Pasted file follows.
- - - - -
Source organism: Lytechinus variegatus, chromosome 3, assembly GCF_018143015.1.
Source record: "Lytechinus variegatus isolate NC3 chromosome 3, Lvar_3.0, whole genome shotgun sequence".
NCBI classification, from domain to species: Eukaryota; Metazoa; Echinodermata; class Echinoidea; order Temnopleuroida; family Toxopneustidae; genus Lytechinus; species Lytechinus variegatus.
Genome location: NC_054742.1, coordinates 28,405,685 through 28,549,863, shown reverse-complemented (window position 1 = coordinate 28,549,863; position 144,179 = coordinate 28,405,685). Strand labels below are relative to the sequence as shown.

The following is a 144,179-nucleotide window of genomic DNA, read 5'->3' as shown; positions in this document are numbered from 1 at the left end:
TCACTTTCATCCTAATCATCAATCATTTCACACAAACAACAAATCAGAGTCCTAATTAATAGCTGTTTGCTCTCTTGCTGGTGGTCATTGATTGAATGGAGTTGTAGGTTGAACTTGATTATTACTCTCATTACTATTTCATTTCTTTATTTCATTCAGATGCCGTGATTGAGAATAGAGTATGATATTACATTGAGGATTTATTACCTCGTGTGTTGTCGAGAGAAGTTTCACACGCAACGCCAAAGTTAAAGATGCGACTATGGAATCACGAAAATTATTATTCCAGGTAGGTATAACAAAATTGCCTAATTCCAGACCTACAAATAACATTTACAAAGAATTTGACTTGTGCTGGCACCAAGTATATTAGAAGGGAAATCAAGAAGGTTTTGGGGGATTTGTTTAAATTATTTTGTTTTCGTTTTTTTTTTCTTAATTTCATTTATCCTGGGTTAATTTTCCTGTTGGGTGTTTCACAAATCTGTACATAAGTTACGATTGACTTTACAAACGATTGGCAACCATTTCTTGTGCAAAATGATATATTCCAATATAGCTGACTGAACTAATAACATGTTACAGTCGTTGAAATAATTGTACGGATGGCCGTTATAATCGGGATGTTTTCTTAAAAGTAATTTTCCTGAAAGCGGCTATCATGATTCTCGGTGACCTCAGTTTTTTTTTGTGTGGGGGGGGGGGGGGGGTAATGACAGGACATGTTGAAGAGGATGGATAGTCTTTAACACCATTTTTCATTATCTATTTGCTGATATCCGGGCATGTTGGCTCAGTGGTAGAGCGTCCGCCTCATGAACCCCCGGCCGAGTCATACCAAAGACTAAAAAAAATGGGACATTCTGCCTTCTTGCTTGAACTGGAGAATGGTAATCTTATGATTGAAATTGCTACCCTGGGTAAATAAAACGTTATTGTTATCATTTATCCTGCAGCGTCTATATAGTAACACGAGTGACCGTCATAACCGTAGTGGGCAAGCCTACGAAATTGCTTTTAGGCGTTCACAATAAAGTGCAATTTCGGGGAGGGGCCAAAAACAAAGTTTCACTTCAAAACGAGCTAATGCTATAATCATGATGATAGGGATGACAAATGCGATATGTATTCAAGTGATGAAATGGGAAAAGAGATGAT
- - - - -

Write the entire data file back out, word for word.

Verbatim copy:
Source organism: Lytechinus variegatus, chromosome 3, assembly GCF_018143015.1.
Source record: "Lytechinus variegatus isolate NC3 chromosome 3, Lvar_3.0, whole genome shotgun sequence".
NCBI classification, from domain to species: Eukaryota; Metazoa; Echinodermata; class Echinoidea; order Temnopleuroida; family Toxopneustidae; genus Lytechinus; species Lytechinus variegatus.
Genome location: NC_054742.1, coordinates 28,405,685 through 28,549,863, shown reverse-complemented (window position 1 = coordinate 28,549,863; position 144,179 = coordinate 28,405,685). Strand labels below are relative to the sequence as shown.

The following is a 144,179-nucleotide window of genomic DNA, read 5'->3' as shown; positions in this document are numbered from 1 at the left end:
TCACTTTCATCCTAATCATCAATCATTTCACACAAACAACAAATCAGAGTCCTAATTAATAGCTGTTTGCTCTCTTGCTGGTGGTCATTGATTGAATGGAGTTGTAGGTTGAACTTGATTATTACTCTCATTACTATTTCATTTCTTTATTTCATTCAGATGCCGTGATTGAGAATAGAGTATGATATTACATTGAGGATTTATTACCTCGTGTGTTGTCGAGAGAAGTTTCACACGCAACGCCAAAGTTAAAGATGCGACTATGGAATCACGAAAATTATTATTCCAGGTAGGTATAACAAAATTGCCTAATTCCAGACCTACAAATAACATTTACAAAGAATTTGACTTGTGCTGGCACCAAGTATATTAGAAGGGAAATCAAGAAGGTTTTGGGGGATTTGTTTAAATTATTTTGTTTTCGTTTTTTTTTTCTTAATTTCATTTATCCTGGGTTAATTTTCCTGTTGGGTGTTTCACAAATCTGTACATAAGTTACGATTGACTTTACAAACGATTGGCAACCATTTCTTGTGCAAAATGATATATTCCAATATAGCTGACTGAACTAATAACATGTTACAGTCGTTGAAATAATTGTACGGATGGCCGTTATAATCGGGATGTTTTCTTAAAAGTAATTTTCCTGAAAGCGGCTATCATGATTCTCGGTGACCTCAGTTTTTTTTTGTGTGGGGGGGGGGGGGGGGTAATGACAGGACATGTTGAAGAGGATGGATAGTCTTTAACACCATTTTTCATTATCTATTTGCTGATATCCGGGCATGTTGGCTCAGTGGTAGAGCGTCCGCCTCATGAACCCCCGGCCGAGTCATACCAAAGACTAAAAAAAATGGGACATTCTGCCTTCTTGCTTGAACTGGAGAATGGTAATCTTATGATTGAAATTGCTACCCTGGGTAAATAAAACGTTATTGTTATCATTTATCCTGCAGCGTCTATATAGTAACACGAGTGACCGTCATAACCGTAGTGGGCAAGCCTACGAAATTGCTTTTAGGCGTTCACAATAAAGTGCAATTTCGGGGAGGGGCCAAAAACAAAGTTTCACTTCAAAACGAGCTAATGCTATAATCATGATGATAGGGATGACAAATGCGATATGTATTCAAGTGATGAAATGGGAAAAGAGATGAT